Intensive Outpatient Program (I. O. P.) Pt. 3: What IOP Taught me

If you have not read part one or part two of this blog series, I highly encourage you to check those out before continuing on through this post. Those two posts give a lot of context to what I’ll be talking about here.

My time in IOP was not only very much needed, but it taught me so much about myself and the world around me. Below I have explained eleven lessons I learned in IOP.

#11 My Emotions are There to Help Me

One of the main exercises we did in IOP were “emotional sculpts.” This is where you assign one of the “Inside Out” emotion characters to each member in the group, you stand in the center of the room and you place the emotions in proximity to you based on how you feel them. The emotions act out or say whatever it is they have been saying to you in your mind, and then you get to rearrange them to how you need them to be. You change their actions and words to become positive so they are now on your side.

This exercise changed the way I view my emotions of fear, anger, disgust, joy, sadness and even my distraction methods. By seeing them as a team, there to help me, it makes it easier to ride the waves of these feelings when they arise. It taught me to sit back and process each emotion and what they could be helping me with. It taught me not to fear my emotions anymore, but to lean into them.

#10: Rest is Essential

While going through my Intensive Outpatient Program, I was also on a leave from work. I was intentional about using my time off to rest my body and my mind. I got into a healthier sleep routine. I got on medicine to help me get restful sleep because prior to my time off I was waking up every hour in the night. I allowed myself to nap when needed and to have days of staying in bed a little longer. I began to understand how rest can impact not only my mental health but my physical health too. I learned how much rest my body needs to thrive. Giving my body rest taught me how to listen to my body and to better care for myself.

#9: It’s okay to Reach out for Help

I am a type A personality. I have rigid expectations for myself, and I often feel as though I need to push myself to reach those. Asking for help has always been a huge struggle for me. Asking for help involves taking a risk, making yourself vulnerable, and it often feels defeating. When I was offered the chance to do IOP my pride and ego screamed, “NO!” My mind kept telling me that if I were to take this step it would mean that my mental health was unfixable, I was hopeless, and I must be “crazy”. I knew in my heart it was what I needed, but my pride got in the way for far too long.

By being humbled into the position of having to do IOP, I learned that not only is it OKAY to reach out for help, but when I do reach out for help, I will be able to see how much people love and care about me. I learned and finally realized that it takes strength and courage to reach out for help.

I’m living proof that reaching out for help very well could be the best thing you ever do. Reaching out for help could be God’s way of blessing you with relationships and things you never even knew you needed. Reaching out for help could be a way for God to show you how much He loves you.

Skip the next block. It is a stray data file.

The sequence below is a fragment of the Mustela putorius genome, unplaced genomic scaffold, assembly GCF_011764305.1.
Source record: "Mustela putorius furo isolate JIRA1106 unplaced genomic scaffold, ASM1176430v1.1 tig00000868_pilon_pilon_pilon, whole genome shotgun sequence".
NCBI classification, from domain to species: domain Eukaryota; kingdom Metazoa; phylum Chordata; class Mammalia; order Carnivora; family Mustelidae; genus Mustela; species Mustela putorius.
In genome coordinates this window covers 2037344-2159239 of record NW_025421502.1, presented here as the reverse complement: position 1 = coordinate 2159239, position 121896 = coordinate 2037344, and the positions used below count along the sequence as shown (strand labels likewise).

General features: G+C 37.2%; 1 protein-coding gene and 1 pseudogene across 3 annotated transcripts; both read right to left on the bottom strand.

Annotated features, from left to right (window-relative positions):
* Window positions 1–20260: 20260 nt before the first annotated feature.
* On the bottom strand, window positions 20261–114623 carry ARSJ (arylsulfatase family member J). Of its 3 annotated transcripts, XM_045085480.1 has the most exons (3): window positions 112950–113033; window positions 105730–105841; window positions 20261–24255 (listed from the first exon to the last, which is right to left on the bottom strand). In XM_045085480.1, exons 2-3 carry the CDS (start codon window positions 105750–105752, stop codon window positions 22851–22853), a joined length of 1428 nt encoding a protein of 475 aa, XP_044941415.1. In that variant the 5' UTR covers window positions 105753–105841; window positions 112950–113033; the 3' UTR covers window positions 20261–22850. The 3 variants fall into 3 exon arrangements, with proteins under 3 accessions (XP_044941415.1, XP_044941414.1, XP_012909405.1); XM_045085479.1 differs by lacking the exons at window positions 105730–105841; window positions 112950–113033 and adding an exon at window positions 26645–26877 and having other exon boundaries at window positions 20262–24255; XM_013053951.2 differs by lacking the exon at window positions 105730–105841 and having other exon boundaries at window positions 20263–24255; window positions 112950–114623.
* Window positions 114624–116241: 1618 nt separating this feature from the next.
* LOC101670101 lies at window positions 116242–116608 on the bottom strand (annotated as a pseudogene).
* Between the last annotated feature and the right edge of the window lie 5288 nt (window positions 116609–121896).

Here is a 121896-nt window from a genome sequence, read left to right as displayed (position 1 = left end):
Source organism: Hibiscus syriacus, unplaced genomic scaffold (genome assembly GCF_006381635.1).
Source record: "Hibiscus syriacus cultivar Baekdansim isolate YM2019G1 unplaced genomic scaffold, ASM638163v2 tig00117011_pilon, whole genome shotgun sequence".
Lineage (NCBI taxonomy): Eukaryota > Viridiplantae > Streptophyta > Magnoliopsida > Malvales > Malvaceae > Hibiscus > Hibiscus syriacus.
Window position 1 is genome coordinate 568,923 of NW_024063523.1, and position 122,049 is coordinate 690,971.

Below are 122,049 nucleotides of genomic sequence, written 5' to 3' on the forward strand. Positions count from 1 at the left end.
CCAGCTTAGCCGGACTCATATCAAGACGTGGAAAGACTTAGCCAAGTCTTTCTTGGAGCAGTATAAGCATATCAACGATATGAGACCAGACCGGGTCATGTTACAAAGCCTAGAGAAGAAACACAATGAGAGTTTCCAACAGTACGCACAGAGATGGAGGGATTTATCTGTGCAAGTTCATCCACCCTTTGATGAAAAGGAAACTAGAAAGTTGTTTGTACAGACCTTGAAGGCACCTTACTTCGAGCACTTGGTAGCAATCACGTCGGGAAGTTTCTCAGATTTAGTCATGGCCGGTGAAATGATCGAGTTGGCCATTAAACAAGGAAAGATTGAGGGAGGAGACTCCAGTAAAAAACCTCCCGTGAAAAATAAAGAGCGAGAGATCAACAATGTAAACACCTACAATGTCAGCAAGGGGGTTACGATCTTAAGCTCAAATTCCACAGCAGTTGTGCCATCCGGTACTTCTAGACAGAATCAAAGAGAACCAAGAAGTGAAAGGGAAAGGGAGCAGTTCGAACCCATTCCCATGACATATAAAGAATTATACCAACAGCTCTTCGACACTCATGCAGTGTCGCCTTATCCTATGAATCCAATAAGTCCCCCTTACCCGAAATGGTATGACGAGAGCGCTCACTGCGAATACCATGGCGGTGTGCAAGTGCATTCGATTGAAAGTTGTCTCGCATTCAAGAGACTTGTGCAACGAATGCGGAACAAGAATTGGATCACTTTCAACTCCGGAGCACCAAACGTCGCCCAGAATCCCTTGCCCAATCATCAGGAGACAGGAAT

#8: It’s Okay to Take Care of Myself

Nobody can care for you the way you can care for yourself.

Let that sink in for a moment. Nobody can take care of you the way you can care for yourself because they are not you. This was a huge revelation for me. Again, this wasn’t something I had never heard before, but it was something that I never allowed to take hold within me.

Prior to my time off, I had already begun to care for myself in the food I ate and getting more exercise; however, I wasn’t actually listening to my body. When I would go on diets and exercise in the past it was because I wanted to look better or I thought others would like me more if I lost weight. Unhealthy, right?

By taking time off of work, resting, going through IOP, and learning to love myself, I began to WANT to take care of myself. When you love yourself as you are, you begin to want the best for yourself. I began to learn how to listen to my body. Thus, I learned not only that it is OKAY to take care of myself and put myself first in certain situations, but I learned that I feel better when I do and can give more of myself to others. Now, I am more in tune with my body and I know what my body needs. I love and care about myself now, thus I desire to be healthy and care for myself. It’s amazing what self-love and compassion can do for all areas of your life.

#7: Vulnerability opens doors

“There can be no vulnerability without risk; there can be no community without vulnerability; there can be no peace, and ultimately no life, without community.”
M. Scott Peck

Like many people, vulnerability is a scary thing for me. It’s scary to risk your reputation, your heart and your relationships. I kept so many things bottled up inside for so many years. I feared that I would no longer be loved if I shared the dark parts of me with those I love so dearly. I was so very wrong. By sharing those very things with those around me, it allowed me to be loved more deeply than I could have ever imagined. It allowed me to have true community with those around me. To be fully seen and to be loved despite my faults, my sins, and the things I thought made me unlovable, is so powerful.